Italy and the European Union have blocked a shipment of the Oxford-AstraZeneca coronavirus vaccine destined for Australia amid a stoush over contract commitments between the pharmaceutical company and the EU.
Italy made the request and it was signed off by the European Commission under a new export control system that came into law on 30 January. This is the first time it has been used by a member state.
AstraZeneca is on track to provide only 40% of the agreed supply to member states in the first three months of the year. It has cited production problems for the shortfall.
The ban is believed to be the first time Europe has stopped a vaccine shipment to a non-EU country after it tightened its rules on vaccine exports in January in an effort to secure its own supply.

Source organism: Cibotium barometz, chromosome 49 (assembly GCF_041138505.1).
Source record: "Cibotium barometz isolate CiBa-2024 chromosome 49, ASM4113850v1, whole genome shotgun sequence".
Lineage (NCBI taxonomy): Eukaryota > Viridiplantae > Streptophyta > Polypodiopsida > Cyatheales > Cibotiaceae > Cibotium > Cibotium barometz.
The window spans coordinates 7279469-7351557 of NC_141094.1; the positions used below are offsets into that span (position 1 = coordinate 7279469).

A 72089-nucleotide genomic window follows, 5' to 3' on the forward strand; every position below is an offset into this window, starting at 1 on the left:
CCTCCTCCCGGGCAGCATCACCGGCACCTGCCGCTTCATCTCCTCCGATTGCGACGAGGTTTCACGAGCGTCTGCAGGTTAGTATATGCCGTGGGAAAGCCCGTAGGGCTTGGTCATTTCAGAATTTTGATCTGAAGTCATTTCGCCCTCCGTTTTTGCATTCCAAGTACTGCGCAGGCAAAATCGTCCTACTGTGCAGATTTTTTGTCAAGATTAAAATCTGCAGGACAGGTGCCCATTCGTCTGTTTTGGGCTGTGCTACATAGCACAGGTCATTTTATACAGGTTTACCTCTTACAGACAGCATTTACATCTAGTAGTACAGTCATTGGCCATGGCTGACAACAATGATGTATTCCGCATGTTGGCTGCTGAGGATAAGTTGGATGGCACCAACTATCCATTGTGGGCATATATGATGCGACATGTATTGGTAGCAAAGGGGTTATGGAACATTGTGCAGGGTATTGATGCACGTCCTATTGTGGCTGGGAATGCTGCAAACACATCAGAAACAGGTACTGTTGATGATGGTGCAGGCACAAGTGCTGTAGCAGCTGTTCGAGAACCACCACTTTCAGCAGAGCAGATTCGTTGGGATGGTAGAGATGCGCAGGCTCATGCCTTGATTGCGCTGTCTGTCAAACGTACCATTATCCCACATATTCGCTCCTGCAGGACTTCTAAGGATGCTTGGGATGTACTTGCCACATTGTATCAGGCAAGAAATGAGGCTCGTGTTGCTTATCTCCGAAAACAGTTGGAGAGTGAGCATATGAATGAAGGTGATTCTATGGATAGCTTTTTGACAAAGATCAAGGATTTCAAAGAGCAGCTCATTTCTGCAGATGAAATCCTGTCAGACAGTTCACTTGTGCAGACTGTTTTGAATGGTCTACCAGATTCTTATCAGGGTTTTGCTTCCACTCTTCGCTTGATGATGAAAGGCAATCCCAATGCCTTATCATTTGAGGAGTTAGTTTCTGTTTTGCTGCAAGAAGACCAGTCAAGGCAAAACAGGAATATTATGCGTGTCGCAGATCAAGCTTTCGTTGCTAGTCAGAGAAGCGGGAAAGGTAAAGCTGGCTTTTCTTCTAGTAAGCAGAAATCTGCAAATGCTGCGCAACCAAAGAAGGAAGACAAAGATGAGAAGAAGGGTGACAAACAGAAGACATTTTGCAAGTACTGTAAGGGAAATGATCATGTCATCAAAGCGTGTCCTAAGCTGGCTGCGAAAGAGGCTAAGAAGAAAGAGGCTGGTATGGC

Under the temporary measures any company based in the EU exporting vaccines will first have to submit their plans to national authorities.
Australia is set to start its rollout of the Oxford vaccine by Monday and is expecting to receive 1.2 million doses from Europe, with 300,000 having arrived over the weekend. The Australian government has not yet commented on the blocked shipment.
This is the latest in a running feud with the EU that started in late January when AstraZeneca, whose vaccine was developed with Oxford University, announced it would only be able to deliver about 40% of the doses it had agreed with the EU in the first quarter due to manufacturing issues.
European leaders demanded that the company should do more, including sending doses ma
John Lewis (Analysis Editor Newspresslive )